Count Arthur

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I've often thought that quality of an album or track's production/mastering/mix should be very high on the list.
A well produced track will sound great pretty much anywhere on pretty much any system. A poorly produced, compressed track is unlikely to ever sound great no matter how many of 1 - 6 above are sorted
This.

I have quite a few punk and indie CD albums that are just really poorly recorded/produced/mixed/mastered, probably done cheaply in low cost studios, and sound pretty bad. If the recording isn't good to start with, there's nothing much you can do subsequently to improve the sound. You can't reproduce what wasn't captured in the first place.
 

RDoc

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This.

I have quite a few punk and indie CD albums that are just really poorly recorded/produced/mixed/mastered, probably done cheaply in low cost studios, and sound pretty bad. If the recording isn't good to start with, there's nothing much you can do subsequently to improve the sound. You can't reproduce what wasn't captured in the first place.
Yes. As I've improved our system I find more and more tracks that don't really sound very good. Unfortunately a lot are from early jazz albums.
 

RDoc

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I'm pretty unconvinced that there's a lot of practical difference in speaker cables since the signal voltage is so high. However, I did have a system running unbalanced preamp out signals about 30' to a remote amplifier and did pick up audible noise from a local radio station. Replacing the cables with shielded cables, still unbalanced, fixed it.
I meant to say NOT a lot of practical difference
 

blackgate

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I would change number 2 in what kind of matters from ample voltage to ample current. The voltage is determined by the Amp power (all 100 watt power amps will have similar voltage output), it only drops if there is not enough current. The current reserve is circuit specific. This is one of the differences between power amps with the same power rating.
I also think dampening factor is important when it comes to power amplifiers.
 

Julf

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I also think dampening factor is important when it comes to power amplifiers.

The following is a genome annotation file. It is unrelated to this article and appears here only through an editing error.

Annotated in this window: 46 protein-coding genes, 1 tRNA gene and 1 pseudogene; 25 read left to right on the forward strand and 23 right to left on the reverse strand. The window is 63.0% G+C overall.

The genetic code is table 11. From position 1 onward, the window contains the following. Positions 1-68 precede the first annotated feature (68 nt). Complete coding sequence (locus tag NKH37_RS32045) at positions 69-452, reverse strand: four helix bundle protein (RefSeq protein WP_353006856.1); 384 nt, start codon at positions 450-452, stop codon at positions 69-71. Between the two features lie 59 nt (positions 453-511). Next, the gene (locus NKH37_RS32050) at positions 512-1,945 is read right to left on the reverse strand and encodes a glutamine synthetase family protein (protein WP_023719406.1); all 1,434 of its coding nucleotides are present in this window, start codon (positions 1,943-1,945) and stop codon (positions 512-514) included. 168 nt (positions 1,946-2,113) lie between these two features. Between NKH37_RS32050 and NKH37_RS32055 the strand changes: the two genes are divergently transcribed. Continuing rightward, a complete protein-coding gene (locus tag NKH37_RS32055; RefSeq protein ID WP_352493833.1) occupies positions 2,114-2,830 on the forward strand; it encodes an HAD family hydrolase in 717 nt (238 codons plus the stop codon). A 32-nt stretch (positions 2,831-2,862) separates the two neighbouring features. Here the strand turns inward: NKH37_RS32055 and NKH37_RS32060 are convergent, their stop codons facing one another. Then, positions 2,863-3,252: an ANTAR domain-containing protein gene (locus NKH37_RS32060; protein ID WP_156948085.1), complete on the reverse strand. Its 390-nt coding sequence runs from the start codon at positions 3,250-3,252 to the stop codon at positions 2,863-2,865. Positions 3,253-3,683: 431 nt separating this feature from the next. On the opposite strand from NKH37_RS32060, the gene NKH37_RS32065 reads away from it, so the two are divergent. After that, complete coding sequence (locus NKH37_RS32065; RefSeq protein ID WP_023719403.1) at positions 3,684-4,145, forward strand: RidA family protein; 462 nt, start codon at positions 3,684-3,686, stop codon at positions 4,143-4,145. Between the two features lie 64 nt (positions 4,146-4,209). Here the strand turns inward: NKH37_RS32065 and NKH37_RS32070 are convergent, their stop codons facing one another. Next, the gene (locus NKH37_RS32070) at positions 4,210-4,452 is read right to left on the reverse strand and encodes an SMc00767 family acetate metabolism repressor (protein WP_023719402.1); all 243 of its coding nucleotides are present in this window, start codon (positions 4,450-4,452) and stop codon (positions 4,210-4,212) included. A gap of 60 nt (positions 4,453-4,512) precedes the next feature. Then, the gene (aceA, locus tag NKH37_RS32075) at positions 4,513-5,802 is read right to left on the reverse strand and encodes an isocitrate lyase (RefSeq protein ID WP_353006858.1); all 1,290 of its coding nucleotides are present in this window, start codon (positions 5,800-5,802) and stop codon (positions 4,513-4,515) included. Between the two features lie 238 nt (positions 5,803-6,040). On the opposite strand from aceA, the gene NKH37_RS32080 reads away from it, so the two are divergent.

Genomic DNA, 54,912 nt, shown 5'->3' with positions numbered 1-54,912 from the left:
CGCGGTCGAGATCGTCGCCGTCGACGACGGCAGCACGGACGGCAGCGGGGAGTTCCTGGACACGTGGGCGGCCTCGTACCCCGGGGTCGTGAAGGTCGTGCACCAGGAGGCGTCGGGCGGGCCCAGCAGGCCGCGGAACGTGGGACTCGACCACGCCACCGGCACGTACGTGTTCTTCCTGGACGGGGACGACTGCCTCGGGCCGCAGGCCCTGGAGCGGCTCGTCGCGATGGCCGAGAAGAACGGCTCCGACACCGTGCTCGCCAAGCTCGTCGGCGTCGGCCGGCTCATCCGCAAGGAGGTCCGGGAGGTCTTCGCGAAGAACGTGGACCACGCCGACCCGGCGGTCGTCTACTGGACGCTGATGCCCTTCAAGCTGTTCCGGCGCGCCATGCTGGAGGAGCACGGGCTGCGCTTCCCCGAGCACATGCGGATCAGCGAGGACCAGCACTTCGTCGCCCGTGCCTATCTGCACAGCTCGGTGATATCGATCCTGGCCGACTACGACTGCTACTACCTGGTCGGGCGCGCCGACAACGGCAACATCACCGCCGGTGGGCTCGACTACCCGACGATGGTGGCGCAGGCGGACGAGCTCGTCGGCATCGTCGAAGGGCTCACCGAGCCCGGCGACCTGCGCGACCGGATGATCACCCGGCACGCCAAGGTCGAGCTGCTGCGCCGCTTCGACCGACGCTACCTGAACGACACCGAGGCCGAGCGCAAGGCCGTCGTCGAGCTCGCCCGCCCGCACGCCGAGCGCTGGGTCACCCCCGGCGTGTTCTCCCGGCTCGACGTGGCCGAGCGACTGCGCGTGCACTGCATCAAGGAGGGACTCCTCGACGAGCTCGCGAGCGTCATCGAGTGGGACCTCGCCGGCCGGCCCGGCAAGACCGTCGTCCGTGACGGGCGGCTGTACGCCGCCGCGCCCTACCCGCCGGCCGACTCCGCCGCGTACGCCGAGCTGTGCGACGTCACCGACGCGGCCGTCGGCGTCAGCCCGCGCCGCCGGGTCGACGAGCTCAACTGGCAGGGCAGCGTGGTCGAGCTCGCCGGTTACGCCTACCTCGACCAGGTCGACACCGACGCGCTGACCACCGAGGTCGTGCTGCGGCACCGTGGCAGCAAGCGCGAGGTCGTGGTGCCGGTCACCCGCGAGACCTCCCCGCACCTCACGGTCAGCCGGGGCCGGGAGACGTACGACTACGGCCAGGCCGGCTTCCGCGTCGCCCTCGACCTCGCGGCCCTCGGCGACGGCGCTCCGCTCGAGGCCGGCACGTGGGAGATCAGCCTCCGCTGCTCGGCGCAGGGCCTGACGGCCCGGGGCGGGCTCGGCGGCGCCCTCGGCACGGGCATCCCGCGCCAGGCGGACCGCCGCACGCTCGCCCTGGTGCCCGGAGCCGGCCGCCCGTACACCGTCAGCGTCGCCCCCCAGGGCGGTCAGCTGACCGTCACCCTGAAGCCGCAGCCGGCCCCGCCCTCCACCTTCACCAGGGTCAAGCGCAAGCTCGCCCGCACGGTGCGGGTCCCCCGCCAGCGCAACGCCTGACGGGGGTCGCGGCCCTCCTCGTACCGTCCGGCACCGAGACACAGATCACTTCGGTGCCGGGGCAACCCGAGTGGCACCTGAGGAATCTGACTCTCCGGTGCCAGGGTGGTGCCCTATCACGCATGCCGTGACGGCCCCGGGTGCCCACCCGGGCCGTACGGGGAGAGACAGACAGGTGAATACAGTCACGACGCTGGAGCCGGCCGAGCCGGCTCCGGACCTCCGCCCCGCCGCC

It is important that the damping factor is reasonable - but most modern solid state amps have a low enough damping factor. Tube amps with output transformers are a different story.
 

Mikig

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I think that at the top of the list should be:

read the instructions for use of the devices correctly and learn the general instructions on how to correctly configure a HiFi system in an adequate space.
I have already written this elsewhere, but I insist on these points.
The stubbornness of audio enthusiasts in wanting to combine unlikely components, or in wanting to use imaginative configurations and in underestimating the importance of the listening room with systems unsuitable for its physical characteristics, often leads to macroscopic errors.
Errors that are normally faced with the compulsive change of electronics or with various positioning theories that have little to do with the reality of things. Or worse yet the trespassing into the land of snake oil….
 

Julf

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My spellchecker insists it’s “dampening.”
Dampening is "to make something slightly wet". Damping, on the other hand, is "restraining of vibratory motion, such as mechanical oscillations, noise, and alternating electric currents, by dissipation of energy".
 

TSX

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You can have the most expensive best measuring state of the art hardware available on the planet, but if your room has room modes or general bad acoustics, all of the above does not matter. Priority number one should be the listeningroom imho. But it's not a sexy topic for audiophiles, and not something you can fix with a new shiny box.

Thanks